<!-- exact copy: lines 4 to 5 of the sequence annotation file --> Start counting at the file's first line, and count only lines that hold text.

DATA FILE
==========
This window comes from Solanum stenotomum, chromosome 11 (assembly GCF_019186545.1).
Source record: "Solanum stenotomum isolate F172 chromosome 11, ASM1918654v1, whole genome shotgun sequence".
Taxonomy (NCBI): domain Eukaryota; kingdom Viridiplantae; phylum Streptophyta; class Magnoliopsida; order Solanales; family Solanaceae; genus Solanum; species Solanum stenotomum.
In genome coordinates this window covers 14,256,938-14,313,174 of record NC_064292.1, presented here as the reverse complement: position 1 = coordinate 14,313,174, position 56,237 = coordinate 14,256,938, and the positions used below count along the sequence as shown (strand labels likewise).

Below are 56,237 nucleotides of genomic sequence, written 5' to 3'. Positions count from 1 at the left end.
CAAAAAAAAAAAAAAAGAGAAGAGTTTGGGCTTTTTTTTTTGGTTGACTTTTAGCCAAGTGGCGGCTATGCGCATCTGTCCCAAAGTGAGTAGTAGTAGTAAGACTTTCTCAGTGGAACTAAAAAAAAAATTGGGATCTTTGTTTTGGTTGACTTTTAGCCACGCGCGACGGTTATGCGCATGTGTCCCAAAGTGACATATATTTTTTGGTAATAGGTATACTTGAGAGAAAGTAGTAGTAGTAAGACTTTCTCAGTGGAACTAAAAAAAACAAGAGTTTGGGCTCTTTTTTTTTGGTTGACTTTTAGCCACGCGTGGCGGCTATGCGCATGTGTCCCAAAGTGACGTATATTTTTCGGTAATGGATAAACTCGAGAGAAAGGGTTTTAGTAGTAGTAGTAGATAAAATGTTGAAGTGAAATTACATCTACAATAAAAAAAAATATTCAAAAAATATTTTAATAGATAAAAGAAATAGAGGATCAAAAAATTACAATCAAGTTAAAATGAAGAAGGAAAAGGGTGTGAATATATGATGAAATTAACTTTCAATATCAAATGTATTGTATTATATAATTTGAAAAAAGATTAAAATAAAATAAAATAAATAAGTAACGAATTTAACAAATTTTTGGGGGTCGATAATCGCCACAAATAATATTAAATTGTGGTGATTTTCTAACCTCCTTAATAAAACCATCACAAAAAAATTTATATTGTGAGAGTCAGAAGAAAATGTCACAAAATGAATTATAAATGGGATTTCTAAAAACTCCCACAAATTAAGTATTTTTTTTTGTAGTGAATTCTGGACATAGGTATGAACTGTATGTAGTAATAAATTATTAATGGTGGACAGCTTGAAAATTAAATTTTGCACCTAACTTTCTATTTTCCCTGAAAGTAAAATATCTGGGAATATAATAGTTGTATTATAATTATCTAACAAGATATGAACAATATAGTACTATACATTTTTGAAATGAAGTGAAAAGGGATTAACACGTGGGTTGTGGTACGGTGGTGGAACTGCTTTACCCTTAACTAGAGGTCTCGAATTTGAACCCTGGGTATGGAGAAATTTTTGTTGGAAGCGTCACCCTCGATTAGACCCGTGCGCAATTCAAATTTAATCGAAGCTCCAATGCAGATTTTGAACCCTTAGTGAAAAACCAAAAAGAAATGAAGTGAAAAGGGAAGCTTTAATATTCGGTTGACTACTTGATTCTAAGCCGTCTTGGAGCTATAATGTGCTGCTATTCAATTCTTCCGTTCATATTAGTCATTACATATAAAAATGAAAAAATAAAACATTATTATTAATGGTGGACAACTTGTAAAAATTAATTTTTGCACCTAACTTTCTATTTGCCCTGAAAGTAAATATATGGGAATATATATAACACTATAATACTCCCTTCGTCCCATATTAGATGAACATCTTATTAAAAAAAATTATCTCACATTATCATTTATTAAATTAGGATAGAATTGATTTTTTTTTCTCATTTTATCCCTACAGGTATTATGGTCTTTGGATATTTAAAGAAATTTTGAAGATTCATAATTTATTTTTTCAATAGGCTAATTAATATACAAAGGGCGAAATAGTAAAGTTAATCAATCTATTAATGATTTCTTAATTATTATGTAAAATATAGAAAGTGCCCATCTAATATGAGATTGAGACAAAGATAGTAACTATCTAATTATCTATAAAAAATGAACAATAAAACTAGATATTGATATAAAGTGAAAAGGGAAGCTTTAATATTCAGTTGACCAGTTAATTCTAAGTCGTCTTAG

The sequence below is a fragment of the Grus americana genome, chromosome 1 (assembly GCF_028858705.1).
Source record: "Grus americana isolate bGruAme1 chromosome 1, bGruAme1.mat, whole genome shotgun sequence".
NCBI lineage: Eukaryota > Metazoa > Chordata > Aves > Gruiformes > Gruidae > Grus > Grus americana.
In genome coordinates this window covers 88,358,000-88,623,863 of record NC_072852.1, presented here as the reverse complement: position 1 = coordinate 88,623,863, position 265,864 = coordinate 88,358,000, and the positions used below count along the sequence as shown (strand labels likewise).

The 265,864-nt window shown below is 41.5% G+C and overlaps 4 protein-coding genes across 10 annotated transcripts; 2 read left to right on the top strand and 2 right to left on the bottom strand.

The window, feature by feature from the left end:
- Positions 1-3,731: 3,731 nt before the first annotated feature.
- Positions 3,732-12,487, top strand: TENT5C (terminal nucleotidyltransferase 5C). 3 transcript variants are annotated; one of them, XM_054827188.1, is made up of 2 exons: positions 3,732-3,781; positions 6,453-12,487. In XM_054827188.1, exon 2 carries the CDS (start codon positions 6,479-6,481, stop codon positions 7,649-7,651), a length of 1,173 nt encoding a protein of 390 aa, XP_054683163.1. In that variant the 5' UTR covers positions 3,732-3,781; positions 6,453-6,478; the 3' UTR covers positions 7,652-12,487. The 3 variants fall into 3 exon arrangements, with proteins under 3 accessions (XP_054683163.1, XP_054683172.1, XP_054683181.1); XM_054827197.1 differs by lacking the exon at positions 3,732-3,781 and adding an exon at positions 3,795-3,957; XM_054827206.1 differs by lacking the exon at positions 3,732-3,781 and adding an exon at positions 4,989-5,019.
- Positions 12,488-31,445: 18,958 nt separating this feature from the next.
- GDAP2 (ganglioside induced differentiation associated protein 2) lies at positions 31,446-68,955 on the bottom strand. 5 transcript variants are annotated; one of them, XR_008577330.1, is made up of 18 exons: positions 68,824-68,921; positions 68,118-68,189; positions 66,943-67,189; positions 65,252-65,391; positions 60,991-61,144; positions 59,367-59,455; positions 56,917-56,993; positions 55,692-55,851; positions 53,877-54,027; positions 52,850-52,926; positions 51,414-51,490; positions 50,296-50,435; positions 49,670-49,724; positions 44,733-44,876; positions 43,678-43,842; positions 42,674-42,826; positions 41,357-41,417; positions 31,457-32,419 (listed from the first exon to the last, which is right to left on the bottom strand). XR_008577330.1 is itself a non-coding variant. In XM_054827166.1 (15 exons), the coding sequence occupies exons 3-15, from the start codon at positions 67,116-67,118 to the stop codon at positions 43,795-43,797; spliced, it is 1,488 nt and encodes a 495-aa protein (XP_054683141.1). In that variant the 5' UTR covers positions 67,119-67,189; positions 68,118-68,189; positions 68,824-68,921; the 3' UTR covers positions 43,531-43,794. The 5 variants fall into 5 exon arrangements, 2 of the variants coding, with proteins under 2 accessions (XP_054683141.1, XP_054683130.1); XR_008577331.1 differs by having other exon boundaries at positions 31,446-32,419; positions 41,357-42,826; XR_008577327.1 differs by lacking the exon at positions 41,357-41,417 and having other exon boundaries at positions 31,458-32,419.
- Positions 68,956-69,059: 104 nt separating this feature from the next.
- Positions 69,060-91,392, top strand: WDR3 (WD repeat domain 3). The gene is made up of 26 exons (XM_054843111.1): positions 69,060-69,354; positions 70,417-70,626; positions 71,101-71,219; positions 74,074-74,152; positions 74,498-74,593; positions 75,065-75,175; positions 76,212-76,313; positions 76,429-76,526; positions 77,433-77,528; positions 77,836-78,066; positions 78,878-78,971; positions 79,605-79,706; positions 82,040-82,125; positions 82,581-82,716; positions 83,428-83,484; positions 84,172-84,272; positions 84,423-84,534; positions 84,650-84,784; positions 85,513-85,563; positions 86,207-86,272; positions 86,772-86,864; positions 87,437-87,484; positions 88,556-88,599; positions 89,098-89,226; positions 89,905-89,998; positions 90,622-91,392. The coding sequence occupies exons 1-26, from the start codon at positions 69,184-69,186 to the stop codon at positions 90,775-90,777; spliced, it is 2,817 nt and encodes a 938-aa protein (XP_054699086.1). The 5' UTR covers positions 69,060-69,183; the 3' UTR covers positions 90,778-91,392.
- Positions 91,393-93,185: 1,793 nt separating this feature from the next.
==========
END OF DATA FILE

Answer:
In genome coordinates this window covers 14,256,938-14,313,174 of record NC_064292.1, presented here as the reverse complement: position 1 = coordinate 14,313,174, position 56,237 = coordinate 14,256,938, and the positions used below count along the sequence as shown (strand labels likewise).

Below are 56,237 nucleotides of genomic sequence, written 5' to 3'. Positions count from 1 at the left end.